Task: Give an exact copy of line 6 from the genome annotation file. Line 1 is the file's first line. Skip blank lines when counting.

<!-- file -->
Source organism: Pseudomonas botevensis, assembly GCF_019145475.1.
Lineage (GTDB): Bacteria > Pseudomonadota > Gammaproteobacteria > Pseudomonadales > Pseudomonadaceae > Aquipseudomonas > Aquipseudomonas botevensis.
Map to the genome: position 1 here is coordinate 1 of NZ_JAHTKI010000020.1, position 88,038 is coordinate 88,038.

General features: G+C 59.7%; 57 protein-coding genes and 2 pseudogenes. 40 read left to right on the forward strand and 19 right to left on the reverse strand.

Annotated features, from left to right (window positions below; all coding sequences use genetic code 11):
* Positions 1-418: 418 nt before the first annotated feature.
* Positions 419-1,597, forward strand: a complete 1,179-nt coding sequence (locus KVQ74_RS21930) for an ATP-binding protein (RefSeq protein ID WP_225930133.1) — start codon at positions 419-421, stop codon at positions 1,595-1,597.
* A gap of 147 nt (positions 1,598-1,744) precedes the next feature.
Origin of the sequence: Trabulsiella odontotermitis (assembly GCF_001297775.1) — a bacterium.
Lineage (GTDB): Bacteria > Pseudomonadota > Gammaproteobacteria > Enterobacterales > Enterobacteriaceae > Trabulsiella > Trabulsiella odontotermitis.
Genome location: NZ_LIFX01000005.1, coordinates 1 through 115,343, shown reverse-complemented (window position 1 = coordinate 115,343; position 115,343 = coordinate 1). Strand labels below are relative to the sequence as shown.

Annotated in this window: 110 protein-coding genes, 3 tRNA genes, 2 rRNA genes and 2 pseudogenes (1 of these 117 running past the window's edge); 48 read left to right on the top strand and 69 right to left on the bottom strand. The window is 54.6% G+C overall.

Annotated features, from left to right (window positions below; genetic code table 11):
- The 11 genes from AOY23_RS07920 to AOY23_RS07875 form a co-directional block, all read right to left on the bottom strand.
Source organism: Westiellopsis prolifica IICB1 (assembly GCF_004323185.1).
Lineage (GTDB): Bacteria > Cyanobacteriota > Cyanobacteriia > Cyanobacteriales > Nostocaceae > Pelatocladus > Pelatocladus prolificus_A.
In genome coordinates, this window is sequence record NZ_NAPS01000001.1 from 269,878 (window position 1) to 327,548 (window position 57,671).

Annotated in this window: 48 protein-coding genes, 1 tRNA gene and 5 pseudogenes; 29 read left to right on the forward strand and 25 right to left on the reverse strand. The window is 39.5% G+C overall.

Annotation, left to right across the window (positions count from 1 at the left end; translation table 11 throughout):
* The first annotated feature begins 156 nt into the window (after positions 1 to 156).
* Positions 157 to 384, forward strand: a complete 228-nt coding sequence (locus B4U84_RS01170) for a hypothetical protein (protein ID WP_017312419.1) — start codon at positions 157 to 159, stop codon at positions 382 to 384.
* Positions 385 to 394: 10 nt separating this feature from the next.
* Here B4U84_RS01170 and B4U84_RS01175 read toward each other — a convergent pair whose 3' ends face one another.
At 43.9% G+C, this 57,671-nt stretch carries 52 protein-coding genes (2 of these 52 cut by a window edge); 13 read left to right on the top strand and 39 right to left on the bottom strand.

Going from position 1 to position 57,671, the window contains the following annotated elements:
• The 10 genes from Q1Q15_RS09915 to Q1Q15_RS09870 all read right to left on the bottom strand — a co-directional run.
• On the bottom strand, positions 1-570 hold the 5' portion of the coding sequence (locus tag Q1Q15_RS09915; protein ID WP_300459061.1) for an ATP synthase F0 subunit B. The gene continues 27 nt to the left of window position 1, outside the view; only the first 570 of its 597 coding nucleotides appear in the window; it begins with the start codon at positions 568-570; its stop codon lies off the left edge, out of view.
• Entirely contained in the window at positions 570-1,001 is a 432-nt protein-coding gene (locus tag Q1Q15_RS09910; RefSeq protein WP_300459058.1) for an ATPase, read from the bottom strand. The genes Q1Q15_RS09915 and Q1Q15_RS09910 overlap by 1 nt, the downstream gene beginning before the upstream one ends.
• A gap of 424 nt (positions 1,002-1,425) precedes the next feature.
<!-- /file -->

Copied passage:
* Positions 1-418: 418 nt before the first annotated feature.